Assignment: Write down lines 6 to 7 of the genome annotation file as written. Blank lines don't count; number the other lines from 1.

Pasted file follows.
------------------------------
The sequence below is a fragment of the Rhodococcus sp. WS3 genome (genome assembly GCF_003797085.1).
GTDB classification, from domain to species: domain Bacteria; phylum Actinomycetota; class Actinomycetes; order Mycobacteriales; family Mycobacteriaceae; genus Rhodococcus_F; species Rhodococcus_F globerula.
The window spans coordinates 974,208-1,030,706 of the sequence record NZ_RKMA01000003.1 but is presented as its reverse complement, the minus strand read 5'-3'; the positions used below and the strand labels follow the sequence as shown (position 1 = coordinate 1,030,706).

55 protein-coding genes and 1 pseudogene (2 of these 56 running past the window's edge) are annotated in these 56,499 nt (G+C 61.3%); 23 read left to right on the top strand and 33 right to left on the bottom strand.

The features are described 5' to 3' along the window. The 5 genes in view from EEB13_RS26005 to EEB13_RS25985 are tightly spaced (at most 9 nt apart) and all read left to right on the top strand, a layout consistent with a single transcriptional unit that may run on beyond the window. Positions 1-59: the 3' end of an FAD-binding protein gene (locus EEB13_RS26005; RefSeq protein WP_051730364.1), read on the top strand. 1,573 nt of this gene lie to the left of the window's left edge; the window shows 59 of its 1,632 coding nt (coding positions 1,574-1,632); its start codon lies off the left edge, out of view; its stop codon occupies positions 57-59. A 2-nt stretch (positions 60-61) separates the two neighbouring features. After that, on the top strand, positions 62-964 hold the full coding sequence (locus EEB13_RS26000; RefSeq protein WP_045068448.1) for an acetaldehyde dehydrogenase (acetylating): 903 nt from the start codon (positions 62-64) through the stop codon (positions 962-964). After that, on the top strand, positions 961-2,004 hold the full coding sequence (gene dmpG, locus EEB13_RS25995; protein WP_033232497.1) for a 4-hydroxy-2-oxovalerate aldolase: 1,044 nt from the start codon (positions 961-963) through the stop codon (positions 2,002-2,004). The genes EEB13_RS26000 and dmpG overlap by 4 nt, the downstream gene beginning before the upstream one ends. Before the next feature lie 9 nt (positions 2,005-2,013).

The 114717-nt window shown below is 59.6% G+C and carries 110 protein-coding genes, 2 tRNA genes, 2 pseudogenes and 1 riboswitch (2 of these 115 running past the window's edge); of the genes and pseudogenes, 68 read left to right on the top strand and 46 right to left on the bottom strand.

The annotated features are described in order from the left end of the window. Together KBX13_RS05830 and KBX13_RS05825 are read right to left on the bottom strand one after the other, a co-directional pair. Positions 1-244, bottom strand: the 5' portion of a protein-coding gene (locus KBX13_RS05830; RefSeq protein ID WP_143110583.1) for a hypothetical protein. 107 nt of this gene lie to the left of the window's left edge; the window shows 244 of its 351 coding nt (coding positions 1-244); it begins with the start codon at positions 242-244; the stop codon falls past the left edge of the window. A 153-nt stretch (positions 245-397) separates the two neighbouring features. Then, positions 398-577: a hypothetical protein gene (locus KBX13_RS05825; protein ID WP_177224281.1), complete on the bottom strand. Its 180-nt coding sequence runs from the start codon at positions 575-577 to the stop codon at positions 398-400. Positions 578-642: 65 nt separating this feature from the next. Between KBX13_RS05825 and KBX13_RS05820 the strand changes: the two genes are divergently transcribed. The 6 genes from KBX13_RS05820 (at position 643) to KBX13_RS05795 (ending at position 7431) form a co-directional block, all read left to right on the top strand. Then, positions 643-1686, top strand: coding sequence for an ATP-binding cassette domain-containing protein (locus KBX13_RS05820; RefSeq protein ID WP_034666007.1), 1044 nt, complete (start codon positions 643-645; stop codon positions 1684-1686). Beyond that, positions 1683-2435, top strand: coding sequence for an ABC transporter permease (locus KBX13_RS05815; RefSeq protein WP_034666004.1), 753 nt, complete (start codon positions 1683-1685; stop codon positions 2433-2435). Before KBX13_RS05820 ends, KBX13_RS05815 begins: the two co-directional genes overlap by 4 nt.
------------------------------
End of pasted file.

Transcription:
The 114717-nt window shown below is 59.6% G+C and carries 110 protein-coding genes, 2 tRNA genes, 2 pseudogenes and 1 riboswitch (2 of these 115 running past the window's edge); of the genes and pseudogenes, 68 read left to right on the top strand and 46 right to left on the bottom strand.

The annotated features are described in order from the left end of the window. Together KBX13_RS05830 and KBX13_RS05825 are read right to left on the bottom strand one after the other, a co-directional pair. Positions 1-244, bottom strand: the 5' portion of a protein-coding gene (locus KBX13_RS05830; RefSeq protein ID WP_143110583.1) for a hypothetical protein. 107 nt of this gene lie to the left of the window's left edge; the window shows 244 of its 351 coding nt (coding positions 1-244); it begins with the start codon at positions 242-244; the stop codon falls past the left edge of the window. A 153-nt stretch (positions 245-397) separates the two neighbouring features. Then, positions 398-577: a hypothetical protein gene (locus KBX13_RS05825; protein ID WP_177224281.1), complete on the bottom strand. Its 180-nt coding sequence runs from the start codon at positions 575-577 to the stop codon at positions 398-400. Positions 578-642: 65 nt separating this feature from the next. Between KBX13_RS05825 and KBX13_RS05820 the strand changes: the two genes are divergently transcribed. The 6 genes from KBX13_RS05820 (at position 643) to KBX13_RS05795 (ending at position 7431) form a co-directional block, all read left to right on the top strand. Then, positions 643-1686, top strand: coding sequence for an ATP-binding cassette domain-containing protein (locus KBX13_RS05820; RefSeq protein ID WP_034666007.1), 1044 nt, complete (start codon positions 643-645; stop codon positions 1684-1686). Beyond that, positions 1683-2435, top strand: coding sequence for an ABC transporter permease (locus KBX13_RS05815; RefSeq protein WP_034666004.1), 753 nt, complete (start codon positions 1683-1685; stop codon positions 2433-2435). Before KBX13_RS05820 ends, KBX13_RS05815 begins: the two co-directional genes overlap by 4 nt.